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Dynamic Schema

Variable Number of Members in Schema

Internet Object allows passing extra values in the dynamic record using an asterisk sign (* U+002A) without explicitly defining them in the schema definition.

Passing extra values using the asterisk sign

It is invalid to pass extra values in the record without using "*" sign in the schema definition.
Example1: Invalid way of passing extra values in record
~ $address: {street, city, state, zip}
~ $schema: {name, age, $address, isActive}
---
# valid as no extra values are passed
~ John Doe, 30, {Grant road, Mumbai, Maharashtra, 400007}, T
# Invalid as extra values are passed
~ Alex, 25, {Elphiston Road, Mumbai, Maharashtra, 400007}, T, Male, cool
In the above example, extra values are passed without using a "*" sign which is invalid.
In order to send the extra values in the dynamic record, the "*" sign must be placed after the last field in the schema as shown in the example below.
Example2: Valid way of sending extra values in the record
~ $address: {street, city, state, zip}
#now it is valid to pass extra values using '*'sign
~ $schema: {name, age, $address, isActive, * }
---
~ John Doe, 30, {Grant road, Mumbai, Maharashtra, 400007}, T # valid
~ Alex, 25, {Elphiston Road, Mumbai, Maharashtra, 400007}, T, Male, cool # valid
In the above example placing the "*" sign after the last kay field enables the parser to map extra values to the positioned number as,
{
name: John Doe,
age: 30,
address: { street: Grant Road,
city: Mumbai,
state: Maharashtra,
zip: 400007
},
isActive: T
}
{
name: Alex,
age: 25,
address: { street: Elphiston Road,
city: Mumbai,
state: Maharashtra,
zip: 400007
},
isActive: T,
5: Male,
6: Cool
}
The above example shows that the extra values passed in the second record are mapped to positions 5 and 6 respectively.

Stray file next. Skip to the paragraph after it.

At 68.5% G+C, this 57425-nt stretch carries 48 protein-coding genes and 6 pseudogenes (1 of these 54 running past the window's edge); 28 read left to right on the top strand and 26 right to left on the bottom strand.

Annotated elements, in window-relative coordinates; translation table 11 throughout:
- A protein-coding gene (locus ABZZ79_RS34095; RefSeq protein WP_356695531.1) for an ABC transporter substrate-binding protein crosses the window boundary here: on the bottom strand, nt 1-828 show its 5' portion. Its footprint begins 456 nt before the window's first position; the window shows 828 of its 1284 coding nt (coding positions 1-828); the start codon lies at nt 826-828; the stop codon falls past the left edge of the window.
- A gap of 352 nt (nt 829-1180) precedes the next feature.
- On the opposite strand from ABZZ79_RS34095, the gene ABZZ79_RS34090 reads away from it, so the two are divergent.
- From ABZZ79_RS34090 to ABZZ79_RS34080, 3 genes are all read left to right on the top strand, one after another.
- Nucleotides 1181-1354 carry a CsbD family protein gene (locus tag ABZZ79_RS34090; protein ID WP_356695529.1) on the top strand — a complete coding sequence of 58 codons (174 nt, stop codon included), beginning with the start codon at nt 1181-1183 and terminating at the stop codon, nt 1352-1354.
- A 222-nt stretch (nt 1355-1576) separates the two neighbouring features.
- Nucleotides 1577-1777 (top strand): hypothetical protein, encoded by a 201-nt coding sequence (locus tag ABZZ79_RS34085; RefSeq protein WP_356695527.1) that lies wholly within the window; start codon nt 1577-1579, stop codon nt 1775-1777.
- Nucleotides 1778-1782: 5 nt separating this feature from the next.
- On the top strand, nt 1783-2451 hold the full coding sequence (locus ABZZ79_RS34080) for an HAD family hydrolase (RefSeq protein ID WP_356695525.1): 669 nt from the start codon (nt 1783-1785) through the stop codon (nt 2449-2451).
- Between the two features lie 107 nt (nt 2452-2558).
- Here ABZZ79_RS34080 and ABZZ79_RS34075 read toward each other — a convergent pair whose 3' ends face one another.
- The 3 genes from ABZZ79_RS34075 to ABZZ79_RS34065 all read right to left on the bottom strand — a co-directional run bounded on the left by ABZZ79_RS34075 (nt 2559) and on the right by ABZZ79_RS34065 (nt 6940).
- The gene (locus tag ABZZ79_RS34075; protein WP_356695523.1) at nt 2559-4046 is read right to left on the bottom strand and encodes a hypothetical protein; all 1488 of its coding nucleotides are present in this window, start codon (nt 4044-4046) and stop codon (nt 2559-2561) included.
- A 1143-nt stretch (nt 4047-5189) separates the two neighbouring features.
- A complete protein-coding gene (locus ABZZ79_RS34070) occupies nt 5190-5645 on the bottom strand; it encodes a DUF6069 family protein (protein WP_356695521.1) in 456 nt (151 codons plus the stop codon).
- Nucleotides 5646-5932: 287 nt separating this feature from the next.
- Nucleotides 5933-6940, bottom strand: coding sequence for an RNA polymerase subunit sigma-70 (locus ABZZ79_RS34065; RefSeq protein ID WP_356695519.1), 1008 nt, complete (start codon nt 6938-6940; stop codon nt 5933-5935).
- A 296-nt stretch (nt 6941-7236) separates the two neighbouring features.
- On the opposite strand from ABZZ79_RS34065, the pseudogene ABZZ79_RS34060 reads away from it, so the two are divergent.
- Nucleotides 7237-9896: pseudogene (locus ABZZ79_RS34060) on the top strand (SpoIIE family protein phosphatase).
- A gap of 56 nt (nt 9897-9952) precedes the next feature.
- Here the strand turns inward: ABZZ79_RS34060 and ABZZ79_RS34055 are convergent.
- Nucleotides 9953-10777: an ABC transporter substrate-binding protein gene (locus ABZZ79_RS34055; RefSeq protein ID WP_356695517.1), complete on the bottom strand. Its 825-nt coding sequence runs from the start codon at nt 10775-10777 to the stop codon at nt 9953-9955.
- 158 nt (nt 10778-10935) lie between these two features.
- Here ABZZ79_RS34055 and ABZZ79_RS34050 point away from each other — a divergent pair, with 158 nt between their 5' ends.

Passing Extra values using key-value pairs

Extra values can be passed using key-value pair in the data section and using"*" in the header.
Example1: Passing extra values using key-value pair
name, age, address, isActive, *
---
{
John Doe, 30, Mumbai, T, nature: cool, available: T,
requestid: 122120
}
In the above example, extra values are passed using key-value pairs. The values will be mapped to the respective keys defined in the schema as well as in the record as shown below,
{
name: John Doe,
age: 30,
address: Mumbai,
isActive: T,
nature: cool, # valid
available: T, # valid
requestid: 122120 # valid
}

Defining TypeDef for extra values

The TypeDef can be defined for the extra values in the schema. So that the values can be passed according to TypeDef.
Example1: Specifying typedef for extra values
name, age, address, isActive, *: string
---
John Doe, 30, Mumbai, T, nature: cool, requestid: 122120
The values must be passed according to the TypeDef defined in the schema otherwise it will throw an error.
The values will be mapped to the respective keys defined in the schema as shown below,
{
name: John Doe,
age: 30,
address: Mumbai,
isActive: T,
nature: cool, # valid
requestid: 122120 # invalid
# as the defined type for extra values is string
}
In the above example, the extra values must be of string type thus passing other values are invalid.

Defining schema constraints for extra values